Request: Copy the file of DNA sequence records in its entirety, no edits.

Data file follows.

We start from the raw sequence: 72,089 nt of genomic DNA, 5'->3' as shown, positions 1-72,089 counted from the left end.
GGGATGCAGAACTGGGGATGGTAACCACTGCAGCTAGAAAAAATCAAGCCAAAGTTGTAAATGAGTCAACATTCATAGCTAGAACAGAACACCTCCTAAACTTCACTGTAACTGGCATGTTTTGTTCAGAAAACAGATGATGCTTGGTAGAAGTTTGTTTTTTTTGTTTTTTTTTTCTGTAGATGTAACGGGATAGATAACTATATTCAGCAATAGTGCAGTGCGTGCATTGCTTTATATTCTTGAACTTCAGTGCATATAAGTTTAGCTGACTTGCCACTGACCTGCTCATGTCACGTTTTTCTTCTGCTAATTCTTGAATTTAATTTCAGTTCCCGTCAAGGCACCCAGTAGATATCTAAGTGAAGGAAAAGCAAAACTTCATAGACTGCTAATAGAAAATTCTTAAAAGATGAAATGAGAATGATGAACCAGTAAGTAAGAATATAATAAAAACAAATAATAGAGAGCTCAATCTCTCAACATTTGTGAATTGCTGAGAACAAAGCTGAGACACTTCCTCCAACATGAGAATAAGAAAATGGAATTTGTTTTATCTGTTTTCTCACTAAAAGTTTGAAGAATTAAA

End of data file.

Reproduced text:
We start from the raw sequence: 72,089 nt of genomic DNA, 5'->3' as shown, positions 1-72,089 counted from the left end.
GGGATGCAGAACTGGGGATGGTAACCACTGCAGCTAGAAAAAATCAAGCCAAAGTTGTAAATGAGTCAACATTCATAGCTAGAACAGAACACCTCCTAAACTTCACTGTAACTGGCATGTTTTGTTCAGAAAACAGATGATGCTTGGTAGAAGTTTGTTTTTTTTGTTTTTTTTTTCTGTAGATGTAACGGGATAGATAACTATATTCAGCAATAGTGCAGTGCGTGCATTGCTTTATATTCTTGAACTTCAGTGCATATAAGTTTAGCTGACTTGCCACTGACCTGCTCATGTCACGTTTTTCTTCTGCTAATTCTTGAATTTAATTTCAGTTCCCGTCAAGGCACCCAGTAGATATCTAAGTGAAGGAAAAGCAAAACTTCATAGACTGCTAATAGAAAATTCTTAAAAGATGAAATGAGAATGATGAACCAGTAAGTAAGAATATAATAAAAACAAATAATAGAGAGCTCAATCTCTCAACATTTGTGAATTGCTGAGAACAAAGCTGAGACACTTCCTCCAACATGAGAATAAGAAAATGGAATTTGTTTTATCTGTTTTCTCACTAAAAGTTTGAAGAATTAAA